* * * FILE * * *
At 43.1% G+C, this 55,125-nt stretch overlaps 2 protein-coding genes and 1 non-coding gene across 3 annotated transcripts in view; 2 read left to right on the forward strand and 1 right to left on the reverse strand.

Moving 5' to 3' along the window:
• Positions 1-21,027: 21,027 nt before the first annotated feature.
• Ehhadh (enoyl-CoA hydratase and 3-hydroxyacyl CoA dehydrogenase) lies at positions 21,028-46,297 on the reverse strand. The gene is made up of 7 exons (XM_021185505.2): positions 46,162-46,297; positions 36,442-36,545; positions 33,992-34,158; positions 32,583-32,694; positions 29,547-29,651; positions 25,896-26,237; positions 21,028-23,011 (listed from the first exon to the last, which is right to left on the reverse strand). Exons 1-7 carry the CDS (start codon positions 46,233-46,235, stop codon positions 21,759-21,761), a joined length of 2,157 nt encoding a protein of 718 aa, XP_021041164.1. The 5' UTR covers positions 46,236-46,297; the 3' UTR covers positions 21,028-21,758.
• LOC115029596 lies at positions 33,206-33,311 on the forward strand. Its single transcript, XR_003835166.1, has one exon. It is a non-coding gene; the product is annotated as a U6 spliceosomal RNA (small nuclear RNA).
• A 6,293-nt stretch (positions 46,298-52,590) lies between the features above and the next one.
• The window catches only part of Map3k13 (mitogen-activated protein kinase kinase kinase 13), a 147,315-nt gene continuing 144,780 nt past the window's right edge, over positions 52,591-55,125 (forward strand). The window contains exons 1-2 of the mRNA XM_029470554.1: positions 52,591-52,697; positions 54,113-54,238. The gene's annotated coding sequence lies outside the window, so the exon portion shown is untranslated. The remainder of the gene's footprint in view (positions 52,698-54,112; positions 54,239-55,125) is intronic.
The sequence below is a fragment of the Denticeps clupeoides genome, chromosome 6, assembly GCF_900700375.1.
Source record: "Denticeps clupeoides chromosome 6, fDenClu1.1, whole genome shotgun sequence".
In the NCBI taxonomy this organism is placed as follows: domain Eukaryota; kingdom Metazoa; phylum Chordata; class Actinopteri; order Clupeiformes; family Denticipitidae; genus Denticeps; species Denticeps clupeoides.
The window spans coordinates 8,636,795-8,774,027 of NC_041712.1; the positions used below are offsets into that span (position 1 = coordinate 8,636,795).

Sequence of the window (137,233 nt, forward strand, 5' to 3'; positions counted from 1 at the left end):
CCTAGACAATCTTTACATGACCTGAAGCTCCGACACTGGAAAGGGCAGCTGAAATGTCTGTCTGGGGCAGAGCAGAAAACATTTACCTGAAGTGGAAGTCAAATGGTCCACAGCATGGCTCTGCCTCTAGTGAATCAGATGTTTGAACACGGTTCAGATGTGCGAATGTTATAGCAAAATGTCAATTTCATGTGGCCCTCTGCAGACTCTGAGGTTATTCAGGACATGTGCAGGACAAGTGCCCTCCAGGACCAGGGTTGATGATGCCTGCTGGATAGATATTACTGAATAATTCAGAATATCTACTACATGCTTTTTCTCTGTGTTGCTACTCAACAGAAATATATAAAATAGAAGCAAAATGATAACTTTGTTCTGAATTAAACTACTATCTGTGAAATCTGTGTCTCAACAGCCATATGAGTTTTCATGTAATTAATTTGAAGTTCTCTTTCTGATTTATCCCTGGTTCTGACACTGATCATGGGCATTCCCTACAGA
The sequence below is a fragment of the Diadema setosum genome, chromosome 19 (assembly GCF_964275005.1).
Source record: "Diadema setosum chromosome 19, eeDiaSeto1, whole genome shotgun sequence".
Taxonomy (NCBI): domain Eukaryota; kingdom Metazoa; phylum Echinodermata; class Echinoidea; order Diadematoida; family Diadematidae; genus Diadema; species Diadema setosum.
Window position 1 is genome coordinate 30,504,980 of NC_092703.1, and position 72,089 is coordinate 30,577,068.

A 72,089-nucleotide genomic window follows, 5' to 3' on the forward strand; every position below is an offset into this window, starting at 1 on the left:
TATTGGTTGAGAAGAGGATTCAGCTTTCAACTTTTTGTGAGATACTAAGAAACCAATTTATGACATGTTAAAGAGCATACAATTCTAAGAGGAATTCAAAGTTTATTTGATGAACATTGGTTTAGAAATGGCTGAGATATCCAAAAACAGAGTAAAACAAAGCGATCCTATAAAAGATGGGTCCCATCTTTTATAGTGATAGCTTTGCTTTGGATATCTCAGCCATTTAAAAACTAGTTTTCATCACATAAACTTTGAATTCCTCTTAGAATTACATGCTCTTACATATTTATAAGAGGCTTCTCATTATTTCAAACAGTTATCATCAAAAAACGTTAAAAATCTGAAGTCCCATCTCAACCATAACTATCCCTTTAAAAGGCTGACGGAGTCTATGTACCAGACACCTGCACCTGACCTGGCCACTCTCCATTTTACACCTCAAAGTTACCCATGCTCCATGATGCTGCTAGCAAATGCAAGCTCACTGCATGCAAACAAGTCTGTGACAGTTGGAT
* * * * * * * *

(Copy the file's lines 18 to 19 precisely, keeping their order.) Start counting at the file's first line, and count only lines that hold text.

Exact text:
A 72,089-nucleotide genomic window follows, 5' to 3' on the forward strand; every position below is an offset into this window, starting at 1 on the left:
TATTGGTTGAGAAGAGGATTCAGCTTTCAACTTTTTGTGAGATACTAAGAAACCAATTTATGACATGTTAAAGAGCATACAATTCTAAGAGGAATTCAAAGTTTATTTGATGAACATTGGTTTAGAAATGGCTGAGATATCCAAAAACAGAGTAAAACAAAGCGATCCTATAAAAGATGGGTCCCATCTTTTATAGTGATAGCTTTGCTTTGGATATCTCAGCCATTTAAAAACTAGTTTTCATCACATAAACTTTGAATTCCTCTTAGAATTACATGCTCTTACATATTTATAAGAGGCTTCTCATTATTTCAAACAGTTATCATCAAAAAACGTTAAAAATCTGAAGTCCCATCTCAACCATAACTATCCCTTTAAAAGGCTGACGGAGTCTATGTACCAGACACCTGCACCTGACCTGGCCACTCTCCATTTTACACCTCAAAGTTACCCATGCTCCATGATGCTGCTAGCAAATGCAAGCTCACTGCATGCAAACAAGTCTGTGACAGTTGGAT